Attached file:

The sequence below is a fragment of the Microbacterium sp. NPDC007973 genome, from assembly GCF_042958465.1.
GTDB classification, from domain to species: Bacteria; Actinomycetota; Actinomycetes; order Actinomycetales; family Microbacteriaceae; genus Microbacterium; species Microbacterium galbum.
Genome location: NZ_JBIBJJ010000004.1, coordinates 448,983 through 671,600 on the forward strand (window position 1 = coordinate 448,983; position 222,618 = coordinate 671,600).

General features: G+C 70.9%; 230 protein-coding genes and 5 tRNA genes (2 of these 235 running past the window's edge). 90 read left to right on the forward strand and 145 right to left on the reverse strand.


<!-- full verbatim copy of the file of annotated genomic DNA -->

The sequence below is a fragment of the Microbacterium sp. NPDC007973 genome, from assembly GCF_042958465.1.
GTDB classification, from domain to species: Bacteria; Actinomycetota; Actinomycetes; order Actinomycetales; family Microbacteriaceae; genus Microbacterium; species Microbacterium galbum.
Genome location: NZ_JBIBJJ010000004.1, coordinates 448,983 through 671,600 on the forward strand (window position 1 = coordinate 448,983; position 222,618 = coordinate 671,600).

General features: G+C 70.9%; 230 protein-coding genes and 5 tRNA genes (2 of these 235 running past the window's edge). 90 read left to right on the forward strand and 145 right to left on the reverse strand.